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Sunday, August 17, 2014

Live-in relations in India: The legal issues


-Anuja Agrawal





If one was to believe reports in the popular media, it would appear that western style non-marital live-in relations between heterosexual adults were becoming quite common in urban India. If this is indeed a newly emergent pattern it could well bring a new twist in the long standing academic and popular concern with love/arranged marriage. Unfortunately, there is as yet no large scale study available to allow us to gauge the nature and extent of such living arrangements in India. In this article I will focus upon a related issue that is also very prominent in the media reports.  These reports suggest that heterosexual live-in relations increasingly enjoy a legal sanction in India. Is it the case that there has been a new legal sanction accorded to such relations in India? If so, is this comparable to the legal status such relations enjoy in many western countries? What are the specific conditions which have led to a legal posturing on such relations and what does this reveal about legal status of women in marital and non-marital relations with men?

Sunday, August 10, 2014

A feminist in post-feminist times……


-Sudha Vasan

Feminism is a belief in the right of all human beings to have political, social, and economic equality.

Who is a feminist? This is a question that seems to provoke a peculiar set of images in people’s minds; an image that is certainly unflattering and decidedly unfashionable. Over the last few months I asked various groups of young university students in Delhi University and JNU this question, and perhaps unsurprisingly, very few among these educated intelligent youth would admit to being feminist. Why?  Are so many of our youth really against the very idea equality stated above?  The answer seems to lie not in the death of feminism, but in the success of a hegemonic image of feminism that is antithetical to the very foundations of feminism.

I confirmed through a quick Google search that my experience among youth in the elite universities of Delhi was not unique or isolated.  Other feminists across the world have also commented on this trend.  The sixties were a time when feminism was a badge progressives wore with pride while struggling for a humane society.  Feminism set the terms of debate for society.  The seventies and eighties were times of recognition of the historic changes wrought through struggle.  The nineties brought the beginning of times that attempt to erase history.  A young woman from Yale writes, “I’m a feminist, and yet sometimes even I resent the word.” What is it that makes feminism such a bad word?  What do people imagine when you say you are a feminist?

Curiously, when people think of feminists, they think of fashion.  Feminists are prone to stereotyping at either extreme of the fashion spectrum  In India, some imagine feminists as “modern” and “western,” using both terms pejoratively; i.e. women who cut their hair short, and wear lipstick and western clothes. Others think of them as decidedly unfashionable – dowdy, no make-up or anti-fashion types.  A middle ground image clothes them in Fab-India fashions and ethnic jewelry. Fortunately, the  reality is more diverse and we find feminists in all three fashion categories and many more.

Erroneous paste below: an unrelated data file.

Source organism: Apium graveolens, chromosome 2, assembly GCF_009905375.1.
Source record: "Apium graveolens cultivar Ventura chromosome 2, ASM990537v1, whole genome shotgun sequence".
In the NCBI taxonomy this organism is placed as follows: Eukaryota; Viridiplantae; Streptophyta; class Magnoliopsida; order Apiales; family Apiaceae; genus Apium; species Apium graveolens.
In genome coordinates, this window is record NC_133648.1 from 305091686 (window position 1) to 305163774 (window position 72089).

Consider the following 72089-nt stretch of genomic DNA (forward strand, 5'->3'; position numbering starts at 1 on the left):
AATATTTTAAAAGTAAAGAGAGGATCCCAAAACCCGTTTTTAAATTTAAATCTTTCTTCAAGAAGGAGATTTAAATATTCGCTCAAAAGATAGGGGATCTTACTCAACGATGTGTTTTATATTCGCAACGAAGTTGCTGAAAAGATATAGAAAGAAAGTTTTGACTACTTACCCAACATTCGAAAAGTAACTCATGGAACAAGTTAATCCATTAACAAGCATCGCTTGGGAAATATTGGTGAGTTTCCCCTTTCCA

The other image feminism brings to mind is men and sex!   In defining oneself as feminist, one’s gender identification, sexual choices, and sexuality seem to matter significantly. Starting from the most banal, the predominant view of feminists is as women.  Is it really so impossible to imagine human beings – men, women, both, neither or irrelevant – as believing in the concept of equality.  Can fighting against discrimination and oppression be an essential characteristic of one gender? 

Some imagine feminists as over-sexed (given their support for free sex), and others imagine them as frustrated (since they are man-haters) or as homosexual.  It defies logic as to how any of these choices in themselves can make one feminist or un-feminist. Can one not have any or all of these characteristics and still be against gender-based oppression?  But the image that emerges most of all is one of a person who is opinionated, difficult and has no fun. This of course implies that we define fun as inherently vacuous and always sexist. While what gets labeled as humor in our popular culture often is sexist, is enjoyment really that limited? 

Women who receive the best of educational and career opportunities, the section that has perhaps benefited the most from the history of feminist struggles that have made space for women in these spheres, are often the most reluctant to define themselves as feminist.
For successful women in this competitive world, accepting feminism seems to suggest that you are a loser – that you see yourself as weak, that you are asking for special privileges because you are less capable.  A good example of how powerful hegemony is - intelligent and perceptive people still miss the point that being less powerful is a factor of structural, institutional and cultural impediments, not a comment on capabilities. This is precisely what feminism and the many other “isms” that people love to hate have shown us. 

Feminism seems to have fallen into the same post-modern trap of rejecting all “isms,” and living in a vacuum where nothing exists. So I think the simple question to ask oneself is this: Do I believe in the right of all human beings to have political, social, and economic equality? I am an optimist. I am certain that we will find many more feminists in these post-feminist times.